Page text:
• The FDA approves veterinary drugs and the specific dosage rates to treat specific diseases or conditions, and farmers, ranchers and veterinarians are required by law to follow the FDA-approved label to administer the drug appropriately and correctly.
  • Even after they are approved, veterinary drugs are continuously monitored and must be re-evaluated annually. They only remain on the market if they continue to be proven safe for the animal, human consumption and the environment.
  • The FDA also sets withdrawal times for all veterinary drugs, including antibiotics. Withdrawal time is the amount of time required for the drug to be fully processed by the animal’s body; the withdrawal time depends on the drug but typically ranges from zero to 60 days.
  • Beef farmers and ranchers, along with veterinarians, are committed to following guidelines to ensure no meat with antibiotic residue above the FDA tolerance level enters our food supply.
  • The FSIS routinely tests meat to ensure its safety according to standards set by the FDA. At the plant, USDA inspectors take samples to confirm no residue violations are present.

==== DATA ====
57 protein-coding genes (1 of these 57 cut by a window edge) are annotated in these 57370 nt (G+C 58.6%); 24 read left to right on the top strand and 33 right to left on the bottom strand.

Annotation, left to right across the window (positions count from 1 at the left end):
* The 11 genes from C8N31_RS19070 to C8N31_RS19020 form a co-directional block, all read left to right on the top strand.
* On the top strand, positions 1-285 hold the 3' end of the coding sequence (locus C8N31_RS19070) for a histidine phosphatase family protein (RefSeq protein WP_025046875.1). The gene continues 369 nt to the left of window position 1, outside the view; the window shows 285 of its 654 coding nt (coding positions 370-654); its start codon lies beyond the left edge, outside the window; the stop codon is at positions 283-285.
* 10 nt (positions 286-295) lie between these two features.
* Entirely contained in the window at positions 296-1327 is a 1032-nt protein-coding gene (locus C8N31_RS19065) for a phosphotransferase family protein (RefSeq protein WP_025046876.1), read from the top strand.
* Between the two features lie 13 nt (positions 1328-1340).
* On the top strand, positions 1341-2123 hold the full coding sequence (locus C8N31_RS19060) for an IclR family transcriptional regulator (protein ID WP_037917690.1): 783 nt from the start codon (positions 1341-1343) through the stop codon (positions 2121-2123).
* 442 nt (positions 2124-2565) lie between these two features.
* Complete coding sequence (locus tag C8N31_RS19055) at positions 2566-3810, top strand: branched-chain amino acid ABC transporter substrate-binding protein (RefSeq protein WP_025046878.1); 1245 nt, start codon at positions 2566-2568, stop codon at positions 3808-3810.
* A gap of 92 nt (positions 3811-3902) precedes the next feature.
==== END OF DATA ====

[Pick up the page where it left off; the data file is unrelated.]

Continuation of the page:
What is the Repeat Residue Violators list?

  • The Repeat Residue Violators list is a publicly available list of producers who have had more than one drug or pesticide residue violation. This list is used by USDA inspectors to put further scrutiny on cattle from those producers and by cattle buyers to know their supplier has previously had a residue violation.

How does the Residue Violators list work?

  • If a cattle producer violates the prescribed residue levels more than once they are put on the Repeat Residue Violators list.
  • This list is updated weekly by FSIS – the entity that has inspectors at every federally-inspected beef processing plant throughout the country. A total of 27 states have state-inspected beef processing plants, meat from these plants can only be sold within the state. All meat products that cross state borders must by inspected by FSIS. State meat and poultry inspection programs participate in the National Residue Program.
  • A producer stays on the Residue Violators List for one year. The list you can find online is every producer who has had a residue violation over the past 365 days, not just the past week.

To learn more about antibiotic residues, watch this video of experts developed by the U.S. Farmers and Ranchers Alliance.